Of course, talk is cheap, and our state still does far from an adequate job seeing to it that every child in our state has the opportunity to receive a decent — much less an excellent — education. But Mr. McMaster has helped lead an evolution in our government, with a much greater focus on early childhood education and improved teacher pay, and we look forward to him and lawmakers doing an even better job of advancing those priorities in the coming year.
Mr. McMaster has a long record as a champion of clean air and water, and the remarkable success his administration is having recruiting alternative-energy jobs to South Carolina seems to be helping turn him and other elected officials into much stronger proponents of green energy. And all of that rebuts the misconception that policies that protect our environment hurt business and vice versa.
As he explained: “Vigorous economic growth and the preservation of our shared natural heritage and environment are not, are not, opposing objectives which must be balanced as in a competition, one against the other. Instead, they are complementary, intertwined and inseparable, each dependent on the other. Each can be accomplished to the fullest if we plan now and be bold.”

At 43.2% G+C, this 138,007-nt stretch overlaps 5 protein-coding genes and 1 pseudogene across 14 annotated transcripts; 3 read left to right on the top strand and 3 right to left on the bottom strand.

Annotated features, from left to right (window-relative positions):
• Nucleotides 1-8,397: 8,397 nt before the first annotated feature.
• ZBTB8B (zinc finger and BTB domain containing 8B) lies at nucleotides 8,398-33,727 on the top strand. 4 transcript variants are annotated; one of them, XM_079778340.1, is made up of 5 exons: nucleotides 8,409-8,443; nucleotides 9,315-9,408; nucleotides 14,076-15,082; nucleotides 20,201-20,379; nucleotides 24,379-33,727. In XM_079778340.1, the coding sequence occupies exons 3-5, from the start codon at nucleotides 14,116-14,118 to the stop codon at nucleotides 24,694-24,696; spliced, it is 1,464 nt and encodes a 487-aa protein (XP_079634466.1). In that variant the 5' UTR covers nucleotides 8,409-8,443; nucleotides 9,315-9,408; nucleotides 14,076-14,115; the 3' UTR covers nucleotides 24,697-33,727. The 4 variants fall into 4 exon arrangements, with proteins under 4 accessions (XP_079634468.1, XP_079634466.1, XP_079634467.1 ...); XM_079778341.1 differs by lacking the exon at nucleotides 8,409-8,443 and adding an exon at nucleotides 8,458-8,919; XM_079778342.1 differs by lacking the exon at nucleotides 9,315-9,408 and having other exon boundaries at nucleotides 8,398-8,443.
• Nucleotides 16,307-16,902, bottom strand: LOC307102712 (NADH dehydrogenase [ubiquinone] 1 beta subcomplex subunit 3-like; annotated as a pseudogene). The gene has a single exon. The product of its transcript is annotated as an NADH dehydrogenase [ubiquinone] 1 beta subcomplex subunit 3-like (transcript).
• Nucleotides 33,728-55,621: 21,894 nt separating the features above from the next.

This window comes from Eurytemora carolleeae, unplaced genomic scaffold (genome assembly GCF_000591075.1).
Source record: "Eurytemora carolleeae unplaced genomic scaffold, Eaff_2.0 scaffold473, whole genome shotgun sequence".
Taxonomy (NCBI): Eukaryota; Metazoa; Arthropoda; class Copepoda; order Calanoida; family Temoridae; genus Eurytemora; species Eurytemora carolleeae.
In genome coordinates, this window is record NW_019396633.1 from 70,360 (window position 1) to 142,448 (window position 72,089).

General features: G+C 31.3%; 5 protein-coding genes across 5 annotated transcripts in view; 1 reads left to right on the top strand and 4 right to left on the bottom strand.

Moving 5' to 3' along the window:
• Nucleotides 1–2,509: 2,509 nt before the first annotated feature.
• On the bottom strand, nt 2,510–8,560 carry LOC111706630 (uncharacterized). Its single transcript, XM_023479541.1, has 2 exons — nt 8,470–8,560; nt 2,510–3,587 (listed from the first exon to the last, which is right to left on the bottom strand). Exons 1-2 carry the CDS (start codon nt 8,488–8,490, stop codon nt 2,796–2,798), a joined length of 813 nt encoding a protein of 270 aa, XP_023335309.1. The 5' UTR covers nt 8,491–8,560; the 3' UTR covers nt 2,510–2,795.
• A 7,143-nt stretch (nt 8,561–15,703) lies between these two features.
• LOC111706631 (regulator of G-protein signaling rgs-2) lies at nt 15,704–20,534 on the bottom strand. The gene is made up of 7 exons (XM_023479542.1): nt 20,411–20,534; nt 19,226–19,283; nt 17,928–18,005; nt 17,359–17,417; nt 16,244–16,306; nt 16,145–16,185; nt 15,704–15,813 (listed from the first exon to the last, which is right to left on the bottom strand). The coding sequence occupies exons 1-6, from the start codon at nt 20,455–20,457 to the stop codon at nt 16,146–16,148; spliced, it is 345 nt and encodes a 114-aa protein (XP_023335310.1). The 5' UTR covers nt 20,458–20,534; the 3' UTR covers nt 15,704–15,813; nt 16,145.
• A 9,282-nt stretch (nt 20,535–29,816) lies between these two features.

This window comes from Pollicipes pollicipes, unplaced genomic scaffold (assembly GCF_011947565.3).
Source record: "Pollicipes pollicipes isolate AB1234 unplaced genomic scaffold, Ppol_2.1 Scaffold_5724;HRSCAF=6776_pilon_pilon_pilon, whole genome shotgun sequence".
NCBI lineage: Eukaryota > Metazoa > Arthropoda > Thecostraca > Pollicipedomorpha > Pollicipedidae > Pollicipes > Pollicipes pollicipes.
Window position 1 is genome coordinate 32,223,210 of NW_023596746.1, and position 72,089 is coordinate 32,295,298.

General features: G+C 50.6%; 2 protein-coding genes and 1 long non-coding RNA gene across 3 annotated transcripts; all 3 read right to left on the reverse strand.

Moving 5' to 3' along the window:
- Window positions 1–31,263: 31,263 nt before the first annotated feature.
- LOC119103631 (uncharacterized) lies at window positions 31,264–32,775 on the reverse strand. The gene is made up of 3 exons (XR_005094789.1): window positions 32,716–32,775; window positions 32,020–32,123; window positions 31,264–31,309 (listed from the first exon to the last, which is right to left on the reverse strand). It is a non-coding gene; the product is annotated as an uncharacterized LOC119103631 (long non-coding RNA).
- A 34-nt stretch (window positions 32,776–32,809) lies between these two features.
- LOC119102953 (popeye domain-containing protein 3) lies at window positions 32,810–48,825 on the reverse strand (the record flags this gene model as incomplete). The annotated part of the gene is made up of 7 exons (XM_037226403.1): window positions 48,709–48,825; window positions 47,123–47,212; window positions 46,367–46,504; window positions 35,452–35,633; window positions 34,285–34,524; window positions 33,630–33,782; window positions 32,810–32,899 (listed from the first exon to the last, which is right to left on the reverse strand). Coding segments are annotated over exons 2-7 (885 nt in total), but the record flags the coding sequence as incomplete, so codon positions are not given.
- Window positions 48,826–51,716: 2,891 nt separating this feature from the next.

Inaugurals tend to be long on vision and short on policy. Next week, Mr. McMaster will address a joint session of the General Assembly and give his annual State of the State address. That’s where governors outline the specific laws they want the Legislature to pass in the coming year. That will give us an opportunity to assess the degree to which his agenda matches his vision. But for today, we are encouraged that he continues to articulate one of the best visions for our state that we can recall.
Times and Democrat. January 18, 2023.
Editorial: Unity was the message then, should be now
Trinity United Methodist Church will forever be noted for its role as a focal point in the civil rights movement in Orangeburg, a locale that was significant in fostering equal rights for all of God’s children.
Yet Trinity and its leadership were significant long before and long after those years of the 1960s and ’70s. Today, we remember its leader for nine years from 1992 to 2001, the Rev. George F. Manigo Jr., who died Jan. 8 at age 88. His 40 years as a Methodist leader are noteworthy in the church and beyond.
A Claflin graduate, Manigo answered the call to the ministry by completing studies at Gammon Interdenominational Theological Center in Atlanta and accepting his first ministerial assignment in Tennessee in 1960. After five years of serving churches in that state, he returned to his native South Carolina in 1965, serving a number of churches over many years before coming home to Trinity UMC.
He came to Orangeburg with a resume focused on unity, particularly in merging the Black and white Methodist conferences in the 1970s.